Environmentally disputed Turkish nuclear plant project vows to protect seals, turtles
MERSİN - Cihan News Agency
Turkey’s first planned 4,800 megawatt (MW) plant, being built by Russia’s Rosatom, is already falling behind schedule, with the first reactor unlikely to be operational by 2019 as planned. Most of the locals are against the construction of the plant. DHA PhotoA controversial environmental assessment report for the Akkuyu nuclear plant in the southern province of Mersin has vowed to protect Mediterranean monk seals and loggerhead sea turtles living in the sea near the plant, the water of which will be used to cool the plant’s reactors.
The 3,600-page Environmental Impact Assessment (ÇED) report, which had to be revised after being returned three times over the past two years, states that the water needed to cool the four-reactor plant will be supplied from Mediterranean Sea and will be poured back to sea, but claims that this process does not pose any danger to any species living in the habitat.
Turkey’s first planned 4,800 megawatt (MW) plant, being built by Russia’s Rosatom, is already falling behind schedule, with the first reactor unlikely to be operational by 2019 as planned.
The latest ÇED report penned by Rosatom, which requires approval from Turkish authorities, was submitted to the Environment Ministry in April for the fourth time. The ministry has been keeping the report under wraps for the past two months, drawing concerns from environmentalists.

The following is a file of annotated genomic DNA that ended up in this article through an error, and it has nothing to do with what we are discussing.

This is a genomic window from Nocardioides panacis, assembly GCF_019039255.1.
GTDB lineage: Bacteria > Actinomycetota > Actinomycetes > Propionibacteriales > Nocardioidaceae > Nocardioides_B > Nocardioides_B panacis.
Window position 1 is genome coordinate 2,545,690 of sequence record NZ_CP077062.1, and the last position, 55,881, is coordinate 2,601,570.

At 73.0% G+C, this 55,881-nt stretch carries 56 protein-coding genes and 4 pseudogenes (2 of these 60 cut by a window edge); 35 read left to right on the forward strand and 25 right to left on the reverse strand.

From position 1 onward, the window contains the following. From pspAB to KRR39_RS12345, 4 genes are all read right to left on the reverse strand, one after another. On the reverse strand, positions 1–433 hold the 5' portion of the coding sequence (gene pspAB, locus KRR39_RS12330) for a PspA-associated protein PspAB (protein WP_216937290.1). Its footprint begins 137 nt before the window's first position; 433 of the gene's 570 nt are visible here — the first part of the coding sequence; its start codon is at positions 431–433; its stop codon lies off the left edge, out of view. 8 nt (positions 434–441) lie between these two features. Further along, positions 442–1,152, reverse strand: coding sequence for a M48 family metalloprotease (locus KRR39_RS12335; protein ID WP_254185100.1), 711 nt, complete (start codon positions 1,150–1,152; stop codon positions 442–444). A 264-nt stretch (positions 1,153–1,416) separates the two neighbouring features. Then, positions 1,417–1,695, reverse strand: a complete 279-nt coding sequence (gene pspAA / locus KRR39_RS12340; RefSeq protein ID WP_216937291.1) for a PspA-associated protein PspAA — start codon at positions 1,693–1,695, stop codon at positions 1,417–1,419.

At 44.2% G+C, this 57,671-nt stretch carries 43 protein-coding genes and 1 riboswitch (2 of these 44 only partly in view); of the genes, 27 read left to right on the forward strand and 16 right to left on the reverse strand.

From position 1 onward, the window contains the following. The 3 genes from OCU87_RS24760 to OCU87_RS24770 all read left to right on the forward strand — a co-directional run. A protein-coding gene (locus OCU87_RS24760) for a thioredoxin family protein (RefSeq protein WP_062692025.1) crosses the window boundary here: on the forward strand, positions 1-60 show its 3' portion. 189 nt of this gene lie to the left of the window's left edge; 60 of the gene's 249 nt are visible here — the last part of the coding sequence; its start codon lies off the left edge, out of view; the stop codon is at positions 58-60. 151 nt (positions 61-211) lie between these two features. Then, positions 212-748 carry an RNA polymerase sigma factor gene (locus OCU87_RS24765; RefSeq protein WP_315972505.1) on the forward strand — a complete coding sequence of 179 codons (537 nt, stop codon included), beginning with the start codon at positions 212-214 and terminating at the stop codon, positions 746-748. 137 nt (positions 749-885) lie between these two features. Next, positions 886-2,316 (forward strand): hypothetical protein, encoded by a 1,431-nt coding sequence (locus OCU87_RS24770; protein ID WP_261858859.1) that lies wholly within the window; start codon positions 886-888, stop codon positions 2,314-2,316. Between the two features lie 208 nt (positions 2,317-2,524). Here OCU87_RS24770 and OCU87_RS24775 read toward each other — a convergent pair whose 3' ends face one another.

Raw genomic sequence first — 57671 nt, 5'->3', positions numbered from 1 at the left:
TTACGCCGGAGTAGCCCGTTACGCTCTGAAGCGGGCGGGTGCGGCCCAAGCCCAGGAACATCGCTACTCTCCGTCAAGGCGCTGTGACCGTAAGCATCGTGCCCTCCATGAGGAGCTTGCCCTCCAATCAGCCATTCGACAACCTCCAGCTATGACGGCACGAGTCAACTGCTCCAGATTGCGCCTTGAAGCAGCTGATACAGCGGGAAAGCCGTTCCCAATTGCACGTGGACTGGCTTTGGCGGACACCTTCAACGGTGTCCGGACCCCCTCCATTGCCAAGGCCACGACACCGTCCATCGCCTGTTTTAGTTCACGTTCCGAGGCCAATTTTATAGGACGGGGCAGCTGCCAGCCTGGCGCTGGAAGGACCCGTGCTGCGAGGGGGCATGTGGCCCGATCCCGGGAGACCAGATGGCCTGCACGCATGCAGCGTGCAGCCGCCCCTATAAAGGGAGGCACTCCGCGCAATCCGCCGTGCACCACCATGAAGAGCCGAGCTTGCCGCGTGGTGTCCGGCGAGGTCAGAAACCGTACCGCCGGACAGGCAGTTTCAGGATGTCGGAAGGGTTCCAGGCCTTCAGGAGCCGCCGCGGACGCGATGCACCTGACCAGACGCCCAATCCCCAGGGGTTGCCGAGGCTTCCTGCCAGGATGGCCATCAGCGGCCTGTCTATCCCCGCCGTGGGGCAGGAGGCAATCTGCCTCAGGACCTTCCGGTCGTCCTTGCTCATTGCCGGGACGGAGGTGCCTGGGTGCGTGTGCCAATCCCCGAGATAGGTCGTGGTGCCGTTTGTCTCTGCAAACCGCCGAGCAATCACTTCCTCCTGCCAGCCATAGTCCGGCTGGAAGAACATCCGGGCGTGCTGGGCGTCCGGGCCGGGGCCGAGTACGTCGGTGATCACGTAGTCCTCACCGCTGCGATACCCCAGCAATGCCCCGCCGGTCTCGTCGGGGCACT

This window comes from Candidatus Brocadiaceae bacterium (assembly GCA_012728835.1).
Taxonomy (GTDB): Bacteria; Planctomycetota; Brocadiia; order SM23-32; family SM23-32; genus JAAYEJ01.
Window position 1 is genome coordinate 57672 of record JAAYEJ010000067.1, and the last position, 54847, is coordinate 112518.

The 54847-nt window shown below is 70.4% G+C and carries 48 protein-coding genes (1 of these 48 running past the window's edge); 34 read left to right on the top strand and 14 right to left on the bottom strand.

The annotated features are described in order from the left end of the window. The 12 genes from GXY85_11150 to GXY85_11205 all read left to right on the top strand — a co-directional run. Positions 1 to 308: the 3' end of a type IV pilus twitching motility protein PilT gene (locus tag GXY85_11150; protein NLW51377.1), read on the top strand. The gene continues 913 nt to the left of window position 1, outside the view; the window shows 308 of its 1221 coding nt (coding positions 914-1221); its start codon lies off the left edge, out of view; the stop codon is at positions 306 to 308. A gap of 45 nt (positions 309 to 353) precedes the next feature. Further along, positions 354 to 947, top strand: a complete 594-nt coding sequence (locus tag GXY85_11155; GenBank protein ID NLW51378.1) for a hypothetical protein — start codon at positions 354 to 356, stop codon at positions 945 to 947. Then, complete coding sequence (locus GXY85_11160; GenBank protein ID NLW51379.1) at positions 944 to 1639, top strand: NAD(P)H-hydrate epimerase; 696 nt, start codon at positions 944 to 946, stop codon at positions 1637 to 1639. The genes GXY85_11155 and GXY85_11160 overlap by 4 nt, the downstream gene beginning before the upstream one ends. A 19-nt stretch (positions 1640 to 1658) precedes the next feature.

The report stated that the spread and distribution of cooling water in the sea will be carried out according to a three-dimensional “Hydrodynamic Convection Model,” prepared by a scholar at Ankara’s Gazi University.
According to this model, the discharge of the cooling water is predicted to cause a rise in water temperature of 0.5 degrees Celsius at the most.
“The 0.5-degree heat increase that will arise according to this modelling study will not cause any negativity for various species such as phytoplankton and algae, the zooplankton population crucial for local fishing, the food chain and seals,” the report read.
It also claimed that the cooling water will be discharged into an area distant from the Beşparmak Island where Mediterranean monk seals live, also pledging a roadmap to ensure that species in the region will remain unharmed from the presence of the nuclear plant at the region.
“An observation plan for the Mediterranean monk seals will be established in the design and construction stage. The seal production indexes, housing conditions and populations levels will be examined,” the report vowed, also promising to provide the same controls for loggerhead sea turtles living at the area.
“Patrol controls will be carried out in the region for these animals and veterinarian service will be provided if needed,” it read.
The personnel to work at Akkuyu NGS, the company established by Rosatom to operate the plant, will be also trained to increase awareness over marine fauna species’ protection.
According to the intergovernmental agreement between Turkey and Russia on the construction of the nuclear plant, a project company was established in 2011 in the form of a joint stock company, the shares of which are initially 100 percent owned directly or indirectly by the companies authorized by the Russian side.
The start of construction for the plant is scheduled for mid-2015. By 2023, all four planned reactors are planned to have started generating power, but the project still has to obtain a construction license and has been hampered by a number of other delays.